The hunter moved forward. Halfway down the slope, the heavy stand of aspens splayed outward in a V-shaped formation. He again paused, scanning the wings of the open V in the timber. The natural clearing, which spread wider as it dropped off downhill, provided a broad field of fire. To the trained eye, the range from the notch in the aspens to the cows appeared to be slightly more than four hundred yards. Good shooting distance.
After a moment, the hunter walked to the edge of the treeline. He selected a shady spot beneath the canopy of an aspen and sat down. At the base of the tree, the ground was relatively flat, and he shifted his rump until he found a comfortable position. With his knees bent, he dug his heels into the earth and braced his hindquarters against the trunk of the tree. Hefting the rifle, he raised the leaf sight at the rear and set the crossbar for the proper range. He then propped his elbows on his knees, snugged the butt of the rifle into his shoulder, and sighted on the cows. Hold a tad high and it looked to be a perfect downhill shot.
Grunting to himself, he lowered the rifle, levered the trigger guard, and opened the breech. He slipped a massive shell from the cartridge belt, inserted it into the breech, and jacked the lever upward. The big Sharps was designed to hurl a slug nearly a half inch in diameter, punched onward by a formidable load of powder. The heavy octagonal barrel made it a weighty piece, but it was deadly accurate up to ranges of six hundred yards. The wallop of the broad-nosed fifty slug was guaranteed to down man or beast. One shot, one kill.
A lazy white butterfly floated past on a gentle updraft. The hunter watched it idly, reminded that he hadn't yet checked the wind. He pulled a tuft of dry grass from the ground and tossed it overhead. The grass drifted a hair to the left and settled slowly at his feet. He made a mental note to hold a hair to the right when he sighted, and allow for the slight shift in windage. That, along with a smidgen high, would make it a clean, dead-center shot. One he'd made a hundred times or more during his years in the mountains. Today, like all those other times, would be a simple exercise of skill. Pick a spot and touch off a tack-driver.
The hunter's every instinct was suddenly alerted. A horseman on a chestnut gelding emerged from the mouth of the canyon. Gazing down from the mountainside, the hunter studied man and mount, satisfied that he'd selected the right spot. From the old days to the present, he had spent nearly thirty years in the Wind Rivers and the Tetons. He knew every ridge and valley as though mapped in his head, and he had outguessed bear and elk and deer beyond count. Today he'd outguessed a man.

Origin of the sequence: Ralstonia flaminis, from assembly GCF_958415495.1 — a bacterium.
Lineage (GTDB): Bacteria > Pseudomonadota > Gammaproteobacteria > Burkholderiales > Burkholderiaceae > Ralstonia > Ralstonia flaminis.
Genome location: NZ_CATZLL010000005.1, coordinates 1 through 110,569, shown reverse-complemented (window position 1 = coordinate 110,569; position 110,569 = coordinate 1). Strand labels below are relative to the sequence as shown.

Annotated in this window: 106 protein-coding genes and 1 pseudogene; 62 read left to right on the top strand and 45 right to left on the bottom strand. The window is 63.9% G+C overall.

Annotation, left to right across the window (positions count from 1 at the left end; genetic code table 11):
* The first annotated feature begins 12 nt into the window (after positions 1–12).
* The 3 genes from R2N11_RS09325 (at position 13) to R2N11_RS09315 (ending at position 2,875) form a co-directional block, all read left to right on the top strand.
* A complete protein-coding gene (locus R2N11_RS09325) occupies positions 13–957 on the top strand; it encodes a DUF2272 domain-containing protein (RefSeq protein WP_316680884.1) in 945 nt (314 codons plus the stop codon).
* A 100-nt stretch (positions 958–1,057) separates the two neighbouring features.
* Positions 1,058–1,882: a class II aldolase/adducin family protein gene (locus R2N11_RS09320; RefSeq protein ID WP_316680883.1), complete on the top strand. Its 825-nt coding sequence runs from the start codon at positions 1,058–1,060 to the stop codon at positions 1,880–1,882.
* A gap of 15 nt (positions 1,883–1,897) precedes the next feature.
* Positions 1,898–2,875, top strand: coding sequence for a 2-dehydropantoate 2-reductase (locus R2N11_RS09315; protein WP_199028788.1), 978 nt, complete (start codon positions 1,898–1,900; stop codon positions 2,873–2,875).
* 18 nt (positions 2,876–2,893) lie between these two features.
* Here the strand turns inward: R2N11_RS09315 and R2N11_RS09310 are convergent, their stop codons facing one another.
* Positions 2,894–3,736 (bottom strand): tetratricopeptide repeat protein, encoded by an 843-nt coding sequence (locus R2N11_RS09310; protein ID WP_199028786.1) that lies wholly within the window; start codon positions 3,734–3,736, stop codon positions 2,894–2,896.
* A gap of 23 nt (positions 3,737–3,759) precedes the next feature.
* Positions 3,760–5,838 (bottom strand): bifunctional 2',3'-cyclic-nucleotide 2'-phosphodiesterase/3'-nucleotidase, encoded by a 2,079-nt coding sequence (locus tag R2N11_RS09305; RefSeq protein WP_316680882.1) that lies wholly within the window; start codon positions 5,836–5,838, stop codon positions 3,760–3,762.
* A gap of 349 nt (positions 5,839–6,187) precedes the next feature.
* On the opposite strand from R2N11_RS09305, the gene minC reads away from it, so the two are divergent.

The horseman's name was Bud Ledbetter. He owned a small outfit headquartered on the Middle Fork of the Popo Agie River. He had a wife and three kids, and five cowhands who hired on during roundup and the trailing season. His was a hardscrabble operation, with a herd seldom topping a thousand head, strictly hand-to-mouth from one season to the next. He owed the banker in Tenbow everything but his soul, certainly more than his stock and his land were worth. One bad winter would put him out of the cow business.
The hunter knew all these things and more about Bud Ledbetter. For the past week he had scouted Ledbetter's operation, observing the daily routine from a distance. He knew the rancher arose before dawn and went to bed an hour or so after supper. He knew that shortly after sunrise Ledbetter and the hands would ride out for the day's work. Of greater importance, he knew the rancher believed in one man for one job. Watchful, he'd noted that Ledbetter seldom teamed the hands while gathering strays. The men were each assigned a section of the canyons and meadows where cows had scattered during the winter. And Ledbetter set the example, working as hard as his men. He always took a section for himself.
Ever cautious, the hunter had trailed Ledbetter for a week. Like the rancher, he believed that work well done was work that left no loose ends. No one had seen him, and no one suspected he was tracking Bud Ledbetter. For all practical purposes, he was an invisible presence, stalking unwary game. Which was what separated a hunter from the hunted. Deliberate and unhurried, watchful and patient, avoiding all risks. The outcome was what mattered, a tidy end to the job. Done right, his quarry never heard the shot.
Early that morning, while the stars were still out, he'd left his camp deep in the mountains. By dawn he was secreted in a grove of trees overlooking the ranch compound. As sunrise lighted the land, he observed Ledbetter gather the men outside the corral and tick off their assignments for the day. Then, as they rode out in different directions, he had trailed the rancher at a safe distance. Within the hour he'd known where Ledbetter was headed, a mountain meadow at the end of a forested canyon. From there it was a simple matter to circle around on the high ground, shortcut the ride. Ten minutes later he was positioned and waiting, hidden beneath the aspens.